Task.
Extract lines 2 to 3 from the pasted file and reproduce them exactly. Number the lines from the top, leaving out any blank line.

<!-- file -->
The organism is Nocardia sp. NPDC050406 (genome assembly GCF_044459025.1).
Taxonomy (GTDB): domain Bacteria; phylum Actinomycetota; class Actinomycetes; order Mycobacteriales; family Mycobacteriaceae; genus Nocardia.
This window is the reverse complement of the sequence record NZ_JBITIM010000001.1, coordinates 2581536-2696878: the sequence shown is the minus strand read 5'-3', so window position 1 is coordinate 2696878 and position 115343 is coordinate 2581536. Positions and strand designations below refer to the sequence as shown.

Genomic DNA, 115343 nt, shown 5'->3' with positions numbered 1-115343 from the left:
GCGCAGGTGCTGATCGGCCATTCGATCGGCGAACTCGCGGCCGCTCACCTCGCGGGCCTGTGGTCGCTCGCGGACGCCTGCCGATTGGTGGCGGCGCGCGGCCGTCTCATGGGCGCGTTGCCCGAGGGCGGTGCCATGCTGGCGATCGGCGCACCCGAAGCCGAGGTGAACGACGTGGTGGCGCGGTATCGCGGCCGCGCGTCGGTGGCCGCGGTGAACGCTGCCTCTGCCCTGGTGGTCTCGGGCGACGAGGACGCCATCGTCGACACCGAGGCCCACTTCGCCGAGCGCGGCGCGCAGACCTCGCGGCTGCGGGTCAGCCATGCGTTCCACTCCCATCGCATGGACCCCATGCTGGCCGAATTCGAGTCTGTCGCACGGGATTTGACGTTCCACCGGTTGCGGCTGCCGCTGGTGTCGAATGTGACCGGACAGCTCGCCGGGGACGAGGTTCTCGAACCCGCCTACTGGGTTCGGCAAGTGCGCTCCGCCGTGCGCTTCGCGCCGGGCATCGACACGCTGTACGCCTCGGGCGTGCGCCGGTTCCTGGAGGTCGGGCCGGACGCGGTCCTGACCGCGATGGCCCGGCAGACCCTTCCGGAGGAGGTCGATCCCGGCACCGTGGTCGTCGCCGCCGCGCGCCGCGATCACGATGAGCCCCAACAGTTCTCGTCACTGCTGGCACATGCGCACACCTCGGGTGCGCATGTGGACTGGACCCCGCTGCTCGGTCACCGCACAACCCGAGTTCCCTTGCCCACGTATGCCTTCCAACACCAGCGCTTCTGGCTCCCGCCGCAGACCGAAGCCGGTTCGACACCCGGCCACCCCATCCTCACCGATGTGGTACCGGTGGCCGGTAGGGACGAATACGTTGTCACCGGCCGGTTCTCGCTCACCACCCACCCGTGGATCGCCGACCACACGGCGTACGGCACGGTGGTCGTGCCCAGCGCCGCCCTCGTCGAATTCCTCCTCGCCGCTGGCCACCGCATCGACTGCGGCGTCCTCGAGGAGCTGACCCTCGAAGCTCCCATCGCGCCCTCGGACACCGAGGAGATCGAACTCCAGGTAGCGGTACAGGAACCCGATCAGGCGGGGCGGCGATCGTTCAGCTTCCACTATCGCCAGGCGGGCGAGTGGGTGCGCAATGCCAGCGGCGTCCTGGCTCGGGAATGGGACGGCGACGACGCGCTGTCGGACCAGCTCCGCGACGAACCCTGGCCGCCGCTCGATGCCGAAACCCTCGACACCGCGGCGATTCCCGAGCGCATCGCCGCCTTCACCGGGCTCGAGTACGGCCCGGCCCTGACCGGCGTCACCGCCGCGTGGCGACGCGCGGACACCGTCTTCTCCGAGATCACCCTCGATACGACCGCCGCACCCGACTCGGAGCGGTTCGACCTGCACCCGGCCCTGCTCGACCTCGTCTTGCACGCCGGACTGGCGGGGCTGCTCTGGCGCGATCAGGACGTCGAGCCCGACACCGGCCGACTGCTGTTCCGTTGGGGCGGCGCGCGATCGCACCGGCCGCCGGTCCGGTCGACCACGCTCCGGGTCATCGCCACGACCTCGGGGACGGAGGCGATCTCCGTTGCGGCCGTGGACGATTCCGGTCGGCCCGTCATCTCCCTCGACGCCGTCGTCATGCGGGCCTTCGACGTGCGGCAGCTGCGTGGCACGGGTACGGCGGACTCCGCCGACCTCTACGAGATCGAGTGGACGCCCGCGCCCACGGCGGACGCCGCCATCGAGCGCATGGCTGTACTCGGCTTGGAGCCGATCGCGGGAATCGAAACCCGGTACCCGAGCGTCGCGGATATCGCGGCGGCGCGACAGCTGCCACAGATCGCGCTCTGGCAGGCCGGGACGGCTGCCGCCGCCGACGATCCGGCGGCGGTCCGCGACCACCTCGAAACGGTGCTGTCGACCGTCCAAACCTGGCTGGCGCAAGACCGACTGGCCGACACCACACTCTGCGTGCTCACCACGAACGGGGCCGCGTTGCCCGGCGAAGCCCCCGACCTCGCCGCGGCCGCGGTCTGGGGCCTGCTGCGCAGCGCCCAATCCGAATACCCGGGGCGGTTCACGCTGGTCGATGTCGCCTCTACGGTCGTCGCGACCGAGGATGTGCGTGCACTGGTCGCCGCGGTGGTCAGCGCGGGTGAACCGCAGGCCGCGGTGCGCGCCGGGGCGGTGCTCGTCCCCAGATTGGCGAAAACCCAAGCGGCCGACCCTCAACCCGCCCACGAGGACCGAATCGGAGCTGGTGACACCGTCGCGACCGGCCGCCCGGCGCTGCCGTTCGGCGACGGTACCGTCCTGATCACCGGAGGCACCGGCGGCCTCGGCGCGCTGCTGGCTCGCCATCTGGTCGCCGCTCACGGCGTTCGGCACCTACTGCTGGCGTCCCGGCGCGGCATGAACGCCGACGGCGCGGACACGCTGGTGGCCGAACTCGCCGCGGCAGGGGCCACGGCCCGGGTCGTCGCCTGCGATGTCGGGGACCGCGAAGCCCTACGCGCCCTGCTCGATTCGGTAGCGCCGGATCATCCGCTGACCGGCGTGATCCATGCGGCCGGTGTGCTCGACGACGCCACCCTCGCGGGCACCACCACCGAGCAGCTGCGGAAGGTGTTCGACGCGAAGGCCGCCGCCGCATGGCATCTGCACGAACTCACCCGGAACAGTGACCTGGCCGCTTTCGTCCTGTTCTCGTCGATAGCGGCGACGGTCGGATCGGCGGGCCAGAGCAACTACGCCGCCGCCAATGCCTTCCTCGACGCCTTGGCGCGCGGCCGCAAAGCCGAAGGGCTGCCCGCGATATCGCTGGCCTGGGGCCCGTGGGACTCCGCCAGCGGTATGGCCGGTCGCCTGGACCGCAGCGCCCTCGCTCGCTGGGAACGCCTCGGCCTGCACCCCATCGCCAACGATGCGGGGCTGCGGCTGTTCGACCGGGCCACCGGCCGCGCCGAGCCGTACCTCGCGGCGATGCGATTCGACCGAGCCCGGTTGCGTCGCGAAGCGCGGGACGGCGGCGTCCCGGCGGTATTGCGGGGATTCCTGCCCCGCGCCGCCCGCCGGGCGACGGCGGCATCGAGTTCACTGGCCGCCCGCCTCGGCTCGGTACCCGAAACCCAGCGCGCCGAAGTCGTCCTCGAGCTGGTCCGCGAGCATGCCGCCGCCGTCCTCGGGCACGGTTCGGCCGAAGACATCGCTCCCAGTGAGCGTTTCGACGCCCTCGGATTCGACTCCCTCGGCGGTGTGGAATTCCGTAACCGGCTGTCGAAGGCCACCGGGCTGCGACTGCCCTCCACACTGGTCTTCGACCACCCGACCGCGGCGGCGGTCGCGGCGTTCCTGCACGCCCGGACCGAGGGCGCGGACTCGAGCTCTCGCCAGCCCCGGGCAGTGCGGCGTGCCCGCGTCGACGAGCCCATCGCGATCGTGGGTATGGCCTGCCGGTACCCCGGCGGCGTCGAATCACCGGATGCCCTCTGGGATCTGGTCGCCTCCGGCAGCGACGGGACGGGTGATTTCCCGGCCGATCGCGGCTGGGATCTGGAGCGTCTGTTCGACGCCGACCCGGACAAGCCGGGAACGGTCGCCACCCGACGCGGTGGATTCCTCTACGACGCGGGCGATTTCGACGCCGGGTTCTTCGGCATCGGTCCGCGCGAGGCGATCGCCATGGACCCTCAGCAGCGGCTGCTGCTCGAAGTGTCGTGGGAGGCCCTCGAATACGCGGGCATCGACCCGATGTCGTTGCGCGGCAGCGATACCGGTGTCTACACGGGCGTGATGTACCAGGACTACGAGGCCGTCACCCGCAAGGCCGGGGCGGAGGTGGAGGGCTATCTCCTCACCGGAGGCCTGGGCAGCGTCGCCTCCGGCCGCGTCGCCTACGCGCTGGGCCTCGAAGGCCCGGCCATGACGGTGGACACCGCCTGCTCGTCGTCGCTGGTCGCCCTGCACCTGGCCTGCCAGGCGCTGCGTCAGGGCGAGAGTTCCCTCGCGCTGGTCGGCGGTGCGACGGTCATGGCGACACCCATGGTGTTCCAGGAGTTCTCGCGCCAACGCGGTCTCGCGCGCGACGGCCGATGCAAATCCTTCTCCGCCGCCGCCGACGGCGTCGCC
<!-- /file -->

Taxonomy (GTDB): domain Bacteria; phylum Actinomycetota; class Actinomycetes; order Mycobacteriales; family Mycobacteriaceae; genus Nocardia.
This window is the reverse complement of the sequence record NZ_JBITIM010000001.1, coordinates 2581536-2696878: the sequence shown is the minus strand read 5'-3', so window position 1 is coordinate 2696878 and position 115343 is coordinate 2581536. Positions and strand designations below refer to the sequence as shown.